Sunday, June 26, 2016

Diverging color schemes: Showing good data isn't enough; you need to show it well

Fraser Nelson, editor of The Spectator, claims that his map of Brexit is better than a diverging color scheme one. See his comparison:

I beg to disagree. Nelson's map is misleading and far from being “real”, although it does show accurate data. This is yet another example of how to build a dubious visualization using legitimate numbers. A much more truthful depiction of the results appeared in The New York Times (below). It improves on the imperfect binary Brexit map by adding shades of color, which is a great idea. Good data isn't the only component of visualization; the way you depict it matters a lot:

The Guardian used fewer shades of color, but it transformed the map into a cartogram. This emphasizes the relative weight of different regions of the country:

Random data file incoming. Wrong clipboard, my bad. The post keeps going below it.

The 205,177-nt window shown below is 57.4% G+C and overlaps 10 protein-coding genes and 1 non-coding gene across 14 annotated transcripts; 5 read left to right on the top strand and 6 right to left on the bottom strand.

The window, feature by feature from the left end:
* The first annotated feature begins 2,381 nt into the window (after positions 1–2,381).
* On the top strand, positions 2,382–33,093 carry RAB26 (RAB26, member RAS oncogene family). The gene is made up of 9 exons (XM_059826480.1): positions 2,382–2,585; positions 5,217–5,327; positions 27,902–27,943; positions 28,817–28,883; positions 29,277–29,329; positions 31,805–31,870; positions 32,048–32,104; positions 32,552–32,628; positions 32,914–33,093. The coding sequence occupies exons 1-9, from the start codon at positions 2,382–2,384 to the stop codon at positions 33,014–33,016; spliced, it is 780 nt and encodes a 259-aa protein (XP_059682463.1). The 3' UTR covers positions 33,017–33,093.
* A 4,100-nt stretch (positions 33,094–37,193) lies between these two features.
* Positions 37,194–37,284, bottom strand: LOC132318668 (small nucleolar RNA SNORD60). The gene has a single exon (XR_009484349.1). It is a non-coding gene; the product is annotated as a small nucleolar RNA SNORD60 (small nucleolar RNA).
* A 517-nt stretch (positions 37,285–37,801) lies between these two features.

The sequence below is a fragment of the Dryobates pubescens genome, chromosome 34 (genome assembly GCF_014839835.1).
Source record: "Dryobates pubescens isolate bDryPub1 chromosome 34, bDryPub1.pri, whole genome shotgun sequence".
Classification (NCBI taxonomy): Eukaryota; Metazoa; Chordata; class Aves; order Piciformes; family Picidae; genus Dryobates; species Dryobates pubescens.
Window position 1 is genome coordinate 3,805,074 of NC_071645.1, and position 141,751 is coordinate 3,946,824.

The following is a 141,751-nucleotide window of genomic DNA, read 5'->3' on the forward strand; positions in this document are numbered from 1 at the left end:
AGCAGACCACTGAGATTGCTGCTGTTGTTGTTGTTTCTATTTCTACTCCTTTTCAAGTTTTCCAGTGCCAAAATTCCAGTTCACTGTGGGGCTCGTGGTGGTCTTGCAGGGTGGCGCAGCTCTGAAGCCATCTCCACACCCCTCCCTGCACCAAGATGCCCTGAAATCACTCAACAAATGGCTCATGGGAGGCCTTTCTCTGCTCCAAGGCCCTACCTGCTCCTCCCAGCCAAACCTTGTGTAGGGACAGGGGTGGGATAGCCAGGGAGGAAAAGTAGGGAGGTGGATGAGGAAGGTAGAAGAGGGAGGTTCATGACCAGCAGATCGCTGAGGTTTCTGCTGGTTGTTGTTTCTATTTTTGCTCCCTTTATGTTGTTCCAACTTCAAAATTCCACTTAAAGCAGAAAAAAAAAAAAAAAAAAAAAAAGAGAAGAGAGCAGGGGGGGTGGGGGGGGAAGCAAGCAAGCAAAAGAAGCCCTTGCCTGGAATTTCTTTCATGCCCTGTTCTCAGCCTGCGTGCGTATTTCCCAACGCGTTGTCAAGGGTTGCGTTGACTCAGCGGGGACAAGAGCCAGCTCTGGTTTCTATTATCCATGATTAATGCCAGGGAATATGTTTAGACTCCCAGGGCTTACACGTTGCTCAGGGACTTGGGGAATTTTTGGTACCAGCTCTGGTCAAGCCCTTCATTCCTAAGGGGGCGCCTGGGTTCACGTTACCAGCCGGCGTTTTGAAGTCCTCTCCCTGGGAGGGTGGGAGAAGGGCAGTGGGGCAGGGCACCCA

Actually, by taking a look at the maps by the Times and The Guardian, I'd argue that Nelson's article and map obscure the fact that the some highly populated areas of Scotland were strongly in favor of remaining in the EU.

UPDATE: On Twitter, Neil Richards wrote: “Made long comment on your blog but it got swallowed up! One point: red/blue not perfect because of political connotations. But yellow also indicates third party SNP these days. Any divergent palettes that don't include red, blue or yellow? 2/2.” I'd refer to ColorBrewer.